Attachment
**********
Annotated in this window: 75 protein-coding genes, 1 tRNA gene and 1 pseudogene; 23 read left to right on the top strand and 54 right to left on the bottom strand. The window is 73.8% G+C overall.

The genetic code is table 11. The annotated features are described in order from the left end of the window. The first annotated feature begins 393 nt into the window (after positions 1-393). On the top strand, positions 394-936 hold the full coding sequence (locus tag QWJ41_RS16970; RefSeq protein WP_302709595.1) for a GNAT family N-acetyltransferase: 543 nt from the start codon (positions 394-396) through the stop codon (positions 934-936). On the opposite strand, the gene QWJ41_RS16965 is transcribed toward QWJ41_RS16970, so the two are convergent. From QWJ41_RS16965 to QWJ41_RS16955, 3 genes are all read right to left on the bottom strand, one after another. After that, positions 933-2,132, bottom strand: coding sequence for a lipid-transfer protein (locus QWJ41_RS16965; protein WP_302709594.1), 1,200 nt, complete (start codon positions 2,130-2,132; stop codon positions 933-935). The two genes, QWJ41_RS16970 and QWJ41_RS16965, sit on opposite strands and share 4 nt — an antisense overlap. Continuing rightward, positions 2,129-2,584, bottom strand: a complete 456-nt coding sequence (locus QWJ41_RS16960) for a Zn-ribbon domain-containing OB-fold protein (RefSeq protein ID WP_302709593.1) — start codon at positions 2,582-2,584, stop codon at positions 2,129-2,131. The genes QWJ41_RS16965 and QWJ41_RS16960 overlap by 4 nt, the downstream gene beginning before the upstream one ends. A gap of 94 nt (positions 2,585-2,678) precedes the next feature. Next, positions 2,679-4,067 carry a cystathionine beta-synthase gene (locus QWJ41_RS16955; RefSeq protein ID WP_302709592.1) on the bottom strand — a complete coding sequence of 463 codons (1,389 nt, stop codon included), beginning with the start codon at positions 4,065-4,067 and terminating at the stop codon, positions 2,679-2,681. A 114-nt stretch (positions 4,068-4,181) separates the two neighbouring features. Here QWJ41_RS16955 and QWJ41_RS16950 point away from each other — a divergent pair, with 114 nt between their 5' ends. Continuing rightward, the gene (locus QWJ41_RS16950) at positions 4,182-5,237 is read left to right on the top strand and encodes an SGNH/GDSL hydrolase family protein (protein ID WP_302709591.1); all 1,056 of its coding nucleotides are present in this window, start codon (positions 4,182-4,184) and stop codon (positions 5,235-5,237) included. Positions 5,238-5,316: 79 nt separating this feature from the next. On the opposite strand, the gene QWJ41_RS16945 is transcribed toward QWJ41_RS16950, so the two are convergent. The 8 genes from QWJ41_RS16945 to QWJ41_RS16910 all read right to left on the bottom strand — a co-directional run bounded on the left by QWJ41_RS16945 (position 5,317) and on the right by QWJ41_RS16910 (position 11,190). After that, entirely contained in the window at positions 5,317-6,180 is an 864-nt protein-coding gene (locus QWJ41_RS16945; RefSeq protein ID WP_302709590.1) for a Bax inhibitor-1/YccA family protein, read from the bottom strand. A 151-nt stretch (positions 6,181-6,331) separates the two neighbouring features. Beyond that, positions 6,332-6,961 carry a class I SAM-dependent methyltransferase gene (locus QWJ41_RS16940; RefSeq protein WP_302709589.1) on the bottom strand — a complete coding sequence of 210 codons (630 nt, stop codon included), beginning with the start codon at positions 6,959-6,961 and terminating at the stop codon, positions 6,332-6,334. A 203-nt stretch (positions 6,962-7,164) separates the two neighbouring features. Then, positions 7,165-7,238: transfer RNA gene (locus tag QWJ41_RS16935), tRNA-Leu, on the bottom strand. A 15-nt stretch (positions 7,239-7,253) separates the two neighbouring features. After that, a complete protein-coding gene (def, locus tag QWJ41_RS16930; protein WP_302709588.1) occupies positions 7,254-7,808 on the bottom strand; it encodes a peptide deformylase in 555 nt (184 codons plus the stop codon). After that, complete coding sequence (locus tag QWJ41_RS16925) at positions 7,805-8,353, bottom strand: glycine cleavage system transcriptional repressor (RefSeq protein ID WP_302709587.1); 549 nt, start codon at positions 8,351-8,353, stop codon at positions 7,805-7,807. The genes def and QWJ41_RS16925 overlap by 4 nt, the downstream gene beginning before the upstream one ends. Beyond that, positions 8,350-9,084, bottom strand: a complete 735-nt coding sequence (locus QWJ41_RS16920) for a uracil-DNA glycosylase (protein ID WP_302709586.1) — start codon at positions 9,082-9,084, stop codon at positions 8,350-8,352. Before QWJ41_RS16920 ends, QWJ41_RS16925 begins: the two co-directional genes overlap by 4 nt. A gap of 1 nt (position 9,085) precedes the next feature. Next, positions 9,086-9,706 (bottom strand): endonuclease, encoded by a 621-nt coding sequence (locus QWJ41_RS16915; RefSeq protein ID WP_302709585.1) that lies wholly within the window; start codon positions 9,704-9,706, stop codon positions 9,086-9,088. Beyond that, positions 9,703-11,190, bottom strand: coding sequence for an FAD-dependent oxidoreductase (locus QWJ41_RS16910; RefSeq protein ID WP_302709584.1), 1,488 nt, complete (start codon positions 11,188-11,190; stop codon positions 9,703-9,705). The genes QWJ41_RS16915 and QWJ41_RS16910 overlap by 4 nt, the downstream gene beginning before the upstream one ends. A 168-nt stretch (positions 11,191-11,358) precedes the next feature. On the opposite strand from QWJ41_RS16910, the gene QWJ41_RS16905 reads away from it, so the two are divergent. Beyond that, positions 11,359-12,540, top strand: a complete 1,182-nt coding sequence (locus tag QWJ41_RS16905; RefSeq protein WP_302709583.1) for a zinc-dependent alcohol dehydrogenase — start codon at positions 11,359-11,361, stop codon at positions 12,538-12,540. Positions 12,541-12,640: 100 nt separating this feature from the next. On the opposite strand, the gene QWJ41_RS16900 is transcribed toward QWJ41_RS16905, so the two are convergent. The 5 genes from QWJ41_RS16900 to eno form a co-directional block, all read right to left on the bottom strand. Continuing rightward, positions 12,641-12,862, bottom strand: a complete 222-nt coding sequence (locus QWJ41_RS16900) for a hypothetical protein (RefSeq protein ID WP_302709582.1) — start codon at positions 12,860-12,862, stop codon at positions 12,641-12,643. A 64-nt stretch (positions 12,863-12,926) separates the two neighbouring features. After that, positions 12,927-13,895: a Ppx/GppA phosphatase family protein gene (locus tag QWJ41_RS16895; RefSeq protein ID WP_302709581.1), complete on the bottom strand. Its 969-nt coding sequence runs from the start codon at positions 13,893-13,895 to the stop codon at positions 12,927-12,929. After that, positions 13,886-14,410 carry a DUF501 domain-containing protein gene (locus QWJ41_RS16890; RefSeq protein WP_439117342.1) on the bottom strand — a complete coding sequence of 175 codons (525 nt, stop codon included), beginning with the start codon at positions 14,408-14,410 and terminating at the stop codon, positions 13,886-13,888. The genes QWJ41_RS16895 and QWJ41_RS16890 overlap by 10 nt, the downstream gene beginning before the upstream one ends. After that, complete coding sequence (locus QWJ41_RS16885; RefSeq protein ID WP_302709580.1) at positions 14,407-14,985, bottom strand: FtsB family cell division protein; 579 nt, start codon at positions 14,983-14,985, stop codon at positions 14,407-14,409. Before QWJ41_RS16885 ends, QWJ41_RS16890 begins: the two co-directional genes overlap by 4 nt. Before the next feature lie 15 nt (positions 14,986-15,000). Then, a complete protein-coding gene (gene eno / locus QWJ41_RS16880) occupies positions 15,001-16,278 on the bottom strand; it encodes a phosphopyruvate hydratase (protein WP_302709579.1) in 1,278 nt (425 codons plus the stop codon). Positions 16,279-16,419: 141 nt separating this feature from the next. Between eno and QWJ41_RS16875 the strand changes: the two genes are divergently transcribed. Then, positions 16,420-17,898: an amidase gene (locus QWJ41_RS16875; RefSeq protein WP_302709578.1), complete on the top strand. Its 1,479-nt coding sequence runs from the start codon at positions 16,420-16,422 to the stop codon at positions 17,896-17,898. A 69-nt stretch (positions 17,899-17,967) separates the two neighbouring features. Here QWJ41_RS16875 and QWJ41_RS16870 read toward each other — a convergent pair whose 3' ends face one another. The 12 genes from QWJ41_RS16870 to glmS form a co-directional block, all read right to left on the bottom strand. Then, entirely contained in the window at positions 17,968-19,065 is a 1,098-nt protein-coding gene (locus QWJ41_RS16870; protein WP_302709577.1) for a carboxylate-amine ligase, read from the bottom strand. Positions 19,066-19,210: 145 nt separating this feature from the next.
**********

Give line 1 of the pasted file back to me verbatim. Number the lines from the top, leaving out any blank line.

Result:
Annotated in this window: 75 protein-coding genes, 1 tRNA gene and 1 pseudogene; 23 read left to right on the top strand and 54 right to left on the bottom strand. The window is 73.8% G+C overall.